Protein Recommendations After 50 Confusing You?
One of the most commonly overlooked parts of fitness after 50 is protein. Strength training is crucial, yet misunderstanding protein recommendations after 50 can sabotage strength training results. Why is it so very confusing to find and follow protein recommendations after 50?
I crack open this question in this post. I leave you with the research I’ve done since 2013 focused on protein recommendations after 50. In spite of good persuasive arguments in several directions I’ve chosen one.
Both in primary research and personal research [I’ve tested the results of different diets with a stable set of activity and lifestyle habits on myself], and the observations I’ve made over 35 years of working with older adults, I’ve witnessed a similar outcomes. That is, some groups will continue to follow and believe one method, others follow other diets, the real outcome will be best visible in body composition and signs of aging in the 8th or 9th decade of life. There is either more disease, more vibrancy, or more frailty present. Usually the signs of optimal metabolism, body composition, and hormone balance during the 6th and 7th decades indicate a right personal path.
This post is meant to proved a method for you to identify your protein needs and ways those are established, as well as evidence you can use to know if you’re meeting those or not. Clearly, we’ve witness endurance athletes and strength-trained athletes who thrive on plant-based diets. We do need to look at over 50 athletes to be relative in comparison at least of age-related changes (protein synthesis, muscle loss without the presence of strength training). There are some, but fewer. One thing to consider is the switch to a vegan or plant-based diet is often from that of a high sugar, high processed food diet. Can we say that shifting to a mediterranean diet (inclusive of animal protein) wouldn’t produce similar results? Not without testing.
I’ve found that most people look for something to follow. A lifestyle change is hard without a map. It’s easier to eliminate entire food groups and be left with I can eat this and not that, than to make illusive “healthy choices.” Because for you, and I, and even others around your table, our gut health, our activity needs, our hormone balance, and goals all change “healthy.” Why are protein recommendations after 50 so confusing?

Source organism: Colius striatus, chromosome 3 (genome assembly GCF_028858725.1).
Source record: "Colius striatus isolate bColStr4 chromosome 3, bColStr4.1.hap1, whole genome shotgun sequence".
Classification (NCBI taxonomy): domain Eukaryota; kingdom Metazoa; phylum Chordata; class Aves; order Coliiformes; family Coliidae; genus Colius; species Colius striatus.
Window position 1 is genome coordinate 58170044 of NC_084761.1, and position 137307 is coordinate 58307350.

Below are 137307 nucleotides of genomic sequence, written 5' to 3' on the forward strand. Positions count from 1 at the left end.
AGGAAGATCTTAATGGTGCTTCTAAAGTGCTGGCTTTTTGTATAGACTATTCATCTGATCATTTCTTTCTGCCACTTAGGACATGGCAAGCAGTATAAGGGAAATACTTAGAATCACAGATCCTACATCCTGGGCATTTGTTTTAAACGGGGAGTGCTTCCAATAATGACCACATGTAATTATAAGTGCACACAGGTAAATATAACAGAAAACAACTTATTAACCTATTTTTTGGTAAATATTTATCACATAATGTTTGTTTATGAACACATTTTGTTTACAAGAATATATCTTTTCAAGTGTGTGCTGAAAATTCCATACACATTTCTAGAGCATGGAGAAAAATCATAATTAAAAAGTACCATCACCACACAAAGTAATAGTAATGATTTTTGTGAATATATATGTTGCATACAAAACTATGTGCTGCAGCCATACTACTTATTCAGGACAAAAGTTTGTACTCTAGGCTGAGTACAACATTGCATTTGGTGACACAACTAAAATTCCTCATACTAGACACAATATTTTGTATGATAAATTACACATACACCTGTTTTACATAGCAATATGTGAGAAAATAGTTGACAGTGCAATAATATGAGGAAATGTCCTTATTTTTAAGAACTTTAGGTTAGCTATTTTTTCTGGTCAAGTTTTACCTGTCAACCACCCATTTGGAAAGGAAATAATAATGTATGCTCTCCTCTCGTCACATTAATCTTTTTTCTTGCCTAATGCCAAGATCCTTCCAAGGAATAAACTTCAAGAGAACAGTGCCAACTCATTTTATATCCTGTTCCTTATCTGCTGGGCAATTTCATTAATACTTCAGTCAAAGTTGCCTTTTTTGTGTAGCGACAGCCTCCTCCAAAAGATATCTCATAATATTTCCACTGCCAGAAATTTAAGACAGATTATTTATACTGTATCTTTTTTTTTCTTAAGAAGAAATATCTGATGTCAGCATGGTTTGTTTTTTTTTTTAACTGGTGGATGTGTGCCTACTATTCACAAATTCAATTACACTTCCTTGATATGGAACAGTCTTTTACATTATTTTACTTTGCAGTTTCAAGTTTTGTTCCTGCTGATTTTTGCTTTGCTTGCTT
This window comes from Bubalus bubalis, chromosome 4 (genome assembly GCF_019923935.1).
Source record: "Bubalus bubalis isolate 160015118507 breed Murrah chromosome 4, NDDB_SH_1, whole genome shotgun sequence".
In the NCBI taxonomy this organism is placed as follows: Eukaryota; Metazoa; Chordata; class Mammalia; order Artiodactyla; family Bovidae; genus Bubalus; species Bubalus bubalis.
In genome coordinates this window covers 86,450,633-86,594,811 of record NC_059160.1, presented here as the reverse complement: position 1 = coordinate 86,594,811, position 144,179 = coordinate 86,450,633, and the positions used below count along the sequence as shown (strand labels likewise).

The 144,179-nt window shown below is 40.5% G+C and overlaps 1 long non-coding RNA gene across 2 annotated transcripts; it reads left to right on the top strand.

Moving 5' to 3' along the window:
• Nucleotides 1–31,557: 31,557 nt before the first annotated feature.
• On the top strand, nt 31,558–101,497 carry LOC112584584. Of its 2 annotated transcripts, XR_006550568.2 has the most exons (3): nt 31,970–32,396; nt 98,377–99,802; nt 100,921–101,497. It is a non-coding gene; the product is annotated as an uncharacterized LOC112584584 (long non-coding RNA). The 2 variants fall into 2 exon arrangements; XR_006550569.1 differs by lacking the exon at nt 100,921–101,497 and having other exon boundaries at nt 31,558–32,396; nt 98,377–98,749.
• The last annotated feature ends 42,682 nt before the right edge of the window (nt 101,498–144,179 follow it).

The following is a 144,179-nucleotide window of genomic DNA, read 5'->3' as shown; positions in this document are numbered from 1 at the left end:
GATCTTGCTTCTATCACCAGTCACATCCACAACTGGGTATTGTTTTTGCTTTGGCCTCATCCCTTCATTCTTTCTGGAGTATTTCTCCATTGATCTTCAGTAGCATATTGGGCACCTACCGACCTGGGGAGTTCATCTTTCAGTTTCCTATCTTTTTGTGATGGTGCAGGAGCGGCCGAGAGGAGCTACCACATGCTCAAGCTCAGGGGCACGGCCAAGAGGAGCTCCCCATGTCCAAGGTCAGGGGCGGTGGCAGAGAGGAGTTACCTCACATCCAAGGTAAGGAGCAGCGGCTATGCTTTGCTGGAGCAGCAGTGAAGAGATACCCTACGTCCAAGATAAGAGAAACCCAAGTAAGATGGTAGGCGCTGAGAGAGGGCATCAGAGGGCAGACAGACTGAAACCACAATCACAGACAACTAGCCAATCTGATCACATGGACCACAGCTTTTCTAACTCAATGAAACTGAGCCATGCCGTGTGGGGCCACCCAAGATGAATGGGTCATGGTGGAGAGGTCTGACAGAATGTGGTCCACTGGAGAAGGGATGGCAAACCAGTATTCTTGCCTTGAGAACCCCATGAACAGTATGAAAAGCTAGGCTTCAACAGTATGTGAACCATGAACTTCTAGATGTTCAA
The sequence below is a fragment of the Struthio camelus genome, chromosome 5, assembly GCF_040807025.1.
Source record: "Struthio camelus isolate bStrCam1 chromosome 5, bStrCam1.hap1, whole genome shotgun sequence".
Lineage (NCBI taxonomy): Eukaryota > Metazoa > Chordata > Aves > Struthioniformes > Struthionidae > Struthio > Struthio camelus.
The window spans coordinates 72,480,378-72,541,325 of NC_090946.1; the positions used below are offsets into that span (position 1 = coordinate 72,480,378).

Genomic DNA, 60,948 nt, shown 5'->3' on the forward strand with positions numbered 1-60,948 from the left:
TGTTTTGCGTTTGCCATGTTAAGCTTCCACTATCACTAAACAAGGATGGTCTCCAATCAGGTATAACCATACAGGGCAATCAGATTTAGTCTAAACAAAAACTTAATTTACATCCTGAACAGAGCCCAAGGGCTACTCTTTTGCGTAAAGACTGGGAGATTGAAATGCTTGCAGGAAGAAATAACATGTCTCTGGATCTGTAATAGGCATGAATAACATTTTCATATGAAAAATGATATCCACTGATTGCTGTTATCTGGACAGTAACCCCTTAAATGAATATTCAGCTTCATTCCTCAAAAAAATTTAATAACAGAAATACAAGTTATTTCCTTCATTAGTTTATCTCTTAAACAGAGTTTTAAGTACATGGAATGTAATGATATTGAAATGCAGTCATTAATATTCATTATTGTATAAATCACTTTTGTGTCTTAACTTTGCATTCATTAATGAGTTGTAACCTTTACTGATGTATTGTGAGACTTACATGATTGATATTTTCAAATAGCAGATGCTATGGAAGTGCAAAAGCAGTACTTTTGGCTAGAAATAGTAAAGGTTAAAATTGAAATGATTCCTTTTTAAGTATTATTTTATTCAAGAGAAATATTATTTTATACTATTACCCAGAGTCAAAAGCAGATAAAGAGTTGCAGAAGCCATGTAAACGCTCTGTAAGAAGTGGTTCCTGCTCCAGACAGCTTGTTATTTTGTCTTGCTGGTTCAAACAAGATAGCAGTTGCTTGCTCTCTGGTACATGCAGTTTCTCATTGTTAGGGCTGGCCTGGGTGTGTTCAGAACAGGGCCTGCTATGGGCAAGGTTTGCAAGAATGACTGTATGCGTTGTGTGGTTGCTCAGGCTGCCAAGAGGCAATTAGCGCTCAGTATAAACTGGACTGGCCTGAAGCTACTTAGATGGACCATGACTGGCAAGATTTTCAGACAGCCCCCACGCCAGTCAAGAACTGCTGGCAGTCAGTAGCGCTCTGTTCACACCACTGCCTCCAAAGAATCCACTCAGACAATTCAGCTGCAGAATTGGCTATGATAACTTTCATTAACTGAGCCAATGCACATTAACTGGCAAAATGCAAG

Here are five reasons.
1 Advocates of plant-based diets claim
… there’s no scientific proof that protein needs hover at 30 grams of protein per meal, and that this prevents muscle wasting and frailty later in life. That is baffling when leading authority’s say it, yet there definitely are studies- supported by leading protein researchers, registered dietitians, and presented at leading fitness association by other authorities listing evidence-based recommendations inclusive of 25-30 grams (or more) protein per meal.
It’s also hard to get 30 grams of protein per meal from an all plant diet without getting full as all plant-based protein sources include high fiber. That’s not claim, it’s just fact.
Plant-based diets repeat the same foods over and over in order to include adequate amounts of protein – which can quickly get stale and also is more likely to cause food sensitivity.
2 Soy is questionable
… given it’s status as an obesogenic (just as it sounds: causing obesity by increasing fat storage), a goitrogenic (interfering with thyroid function), and an estrogenic (confusing your endocrine system by mimicking estrogen).